Drawing the Sieve Tighter THE RISE OF NATIVISM AND ADMINISTRATIVE POWER
Nativism made its first inroads into federal immigration policy with the enactment of the Chinese exclusion policy in the 1880s and the Immigration Act of 1891, as detailed in Chapter 1. Between 1891 and 1924, the nativist movement gained momentum, though often in fits and starts. The movement cast an increasingly wider net to sweep out Asian and "new immigrants" from southern and eastern Europe who appeared to undermine the nation's economic and social stability. Nativists revealed a growing concern that the "aliens in our midst" did not fit -- racially, culturally, or politically -- into the American community.1 They sought new policies that would eliminate the misfits from American society. Nativism reached its peak with the passage of the Quota Acts of 1921 and 1924, which successfully barred the entry of the "undesirable" immigrants.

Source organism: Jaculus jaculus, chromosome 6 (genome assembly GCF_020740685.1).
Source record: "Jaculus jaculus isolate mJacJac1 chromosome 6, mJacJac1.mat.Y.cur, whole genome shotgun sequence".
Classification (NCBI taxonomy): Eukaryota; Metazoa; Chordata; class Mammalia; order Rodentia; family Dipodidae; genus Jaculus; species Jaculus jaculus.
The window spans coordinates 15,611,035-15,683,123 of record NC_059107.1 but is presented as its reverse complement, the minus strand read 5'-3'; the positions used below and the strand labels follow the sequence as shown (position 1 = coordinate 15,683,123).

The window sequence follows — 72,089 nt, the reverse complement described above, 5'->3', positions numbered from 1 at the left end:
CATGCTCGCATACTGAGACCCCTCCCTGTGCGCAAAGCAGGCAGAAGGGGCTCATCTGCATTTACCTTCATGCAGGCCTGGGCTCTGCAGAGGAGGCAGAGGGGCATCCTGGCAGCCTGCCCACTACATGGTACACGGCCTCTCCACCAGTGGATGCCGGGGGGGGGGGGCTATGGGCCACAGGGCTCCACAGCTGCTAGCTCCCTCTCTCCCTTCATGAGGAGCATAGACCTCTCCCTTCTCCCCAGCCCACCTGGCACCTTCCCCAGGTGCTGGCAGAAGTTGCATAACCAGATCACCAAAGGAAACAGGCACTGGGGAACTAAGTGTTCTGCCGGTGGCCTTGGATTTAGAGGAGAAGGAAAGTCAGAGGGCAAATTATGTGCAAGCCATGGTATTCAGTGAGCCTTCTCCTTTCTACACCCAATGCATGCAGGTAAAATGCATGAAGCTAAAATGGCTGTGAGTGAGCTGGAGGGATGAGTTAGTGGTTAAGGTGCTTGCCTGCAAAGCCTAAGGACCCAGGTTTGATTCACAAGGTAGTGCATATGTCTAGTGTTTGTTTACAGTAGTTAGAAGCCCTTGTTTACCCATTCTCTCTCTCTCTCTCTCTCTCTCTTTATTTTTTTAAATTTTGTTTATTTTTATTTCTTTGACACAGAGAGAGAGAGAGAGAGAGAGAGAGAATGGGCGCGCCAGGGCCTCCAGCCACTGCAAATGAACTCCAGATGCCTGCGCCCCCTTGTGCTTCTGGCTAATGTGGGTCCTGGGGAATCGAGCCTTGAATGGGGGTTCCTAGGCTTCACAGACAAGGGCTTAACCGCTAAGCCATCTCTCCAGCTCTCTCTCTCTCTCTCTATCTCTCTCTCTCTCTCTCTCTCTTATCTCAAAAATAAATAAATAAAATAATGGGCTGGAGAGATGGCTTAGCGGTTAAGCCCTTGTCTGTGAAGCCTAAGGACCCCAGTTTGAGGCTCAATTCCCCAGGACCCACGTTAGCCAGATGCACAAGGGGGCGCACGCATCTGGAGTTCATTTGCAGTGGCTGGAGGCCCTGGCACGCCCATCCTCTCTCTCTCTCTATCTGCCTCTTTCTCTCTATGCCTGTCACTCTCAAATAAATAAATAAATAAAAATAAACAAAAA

As the struggle between Chinese and administrators that led to the Ju Toy decision had demonstrated, the passage of restrictive immigration policies was not sufficient to achieve nativists' objectives. They also needed to pay close attention to how those policies were enforced. Particularly important to the effective enforcement of restrictive laws, given the success that Chinese had achieved in the courts before Ju Toy, the bureau had to remain free from traditional legal constraints. Thus the move toward tighter restrictions was accompanied by the expansion of the Bureau of Immigration's unhampered discretion to administer the Chinese and immigration laws without the stultifying requirements of judicial notions of due process. Just as nativists finally in 1924 got the legislation they had long sought, they also had by that point an agency with broad powers to effect their restrictionist policies.